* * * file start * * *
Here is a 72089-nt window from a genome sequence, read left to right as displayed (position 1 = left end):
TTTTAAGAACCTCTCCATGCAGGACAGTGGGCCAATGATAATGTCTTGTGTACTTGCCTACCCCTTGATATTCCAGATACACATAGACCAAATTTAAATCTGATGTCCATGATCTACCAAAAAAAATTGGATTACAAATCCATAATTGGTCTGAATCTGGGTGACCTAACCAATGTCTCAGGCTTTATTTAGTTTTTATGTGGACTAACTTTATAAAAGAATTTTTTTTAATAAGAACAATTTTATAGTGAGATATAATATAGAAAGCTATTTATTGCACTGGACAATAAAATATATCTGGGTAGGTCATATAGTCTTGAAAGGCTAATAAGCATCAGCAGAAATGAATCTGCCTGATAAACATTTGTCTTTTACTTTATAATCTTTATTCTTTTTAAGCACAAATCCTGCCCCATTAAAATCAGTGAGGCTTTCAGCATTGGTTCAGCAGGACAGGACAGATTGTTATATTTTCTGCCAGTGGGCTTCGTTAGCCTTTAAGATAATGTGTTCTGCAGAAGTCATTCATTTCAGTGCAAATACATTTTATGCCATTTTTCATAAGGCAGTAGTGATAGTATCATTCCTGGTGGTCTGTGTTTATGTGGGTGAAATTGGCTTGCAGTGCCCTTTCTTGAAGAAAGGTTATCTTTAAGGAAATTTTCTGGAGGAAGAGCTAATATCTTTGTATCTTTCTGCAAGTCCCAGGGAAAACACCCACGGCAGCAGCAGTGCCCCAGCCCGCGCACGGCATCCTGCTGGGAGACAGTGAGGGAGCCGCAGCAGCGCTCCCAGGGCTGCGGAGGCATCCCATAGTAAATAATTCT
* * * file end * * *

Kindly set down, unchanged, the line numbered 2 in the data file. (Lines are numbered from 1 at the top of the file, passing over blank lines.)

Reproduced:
TTTTAAGAACCTCTCCATGCAGGACAGTGGGCCAATGATAATGTCTTGTGTACTTGCCTACCCCTTGATATTCCAGATACACATAGACCAAATTTAAATCTGATGTCCATGATCTACCAAAAAAAATTGGATTACAAATCCATAATTGGTCTGAATCTGGGTGACCTAACCAATGTCTCAGGCTTTATTTAGTTTTTATGTGGACTAACTTTATAAAAGAATTTTTTTTAATAAGAACAATTTTATAGTGAGATATAATATAGAAAGCTATTTATTGCACTGGACAATAAAATATATCTGGGTAGGTCATATAGTCTTGAAAGGCTAATAAGCATCAGCAGAAATGAATCTGCCTGATAAACATTTGTCTTTTACTTTATAATCTTTATTCTTTTTAAGCACAAATCCTGCCCCATTAAAATCAGTGAGGCTTTCAGCATTGGTTCAGCAGGACAGGACAGATTGTTATATTTTCTGCCAGTGGGCTTCGTTAGCCTTTAAGATAATGTGTTCTGCAGAAGTCATTCATTTCAGTGCAAATACATTTTATGCCATTTTTCATAAGGCAGTAGTGATAGTATCATTCCTGGTGGTCTGTGTTTATGTGGGTGAAATTGGCTTGCAGTGCCCTTTCTTGAAGAAAGGTTATCTTTAAGGAAATTTTCTGGAGGAAGAGCTAATATCTTTGTATCTTTCTGCAAGTCCCAGGGAAAACACCCACGGCAGCAGCAGTGCCCCAGCCCGCGCACGGCATCCTGCTGGGAGACAGTGAGGGAGCCGCAGCAGCGCTCCCAGGGCTGCGGAGGCATCCCATAGTAAATAATTCT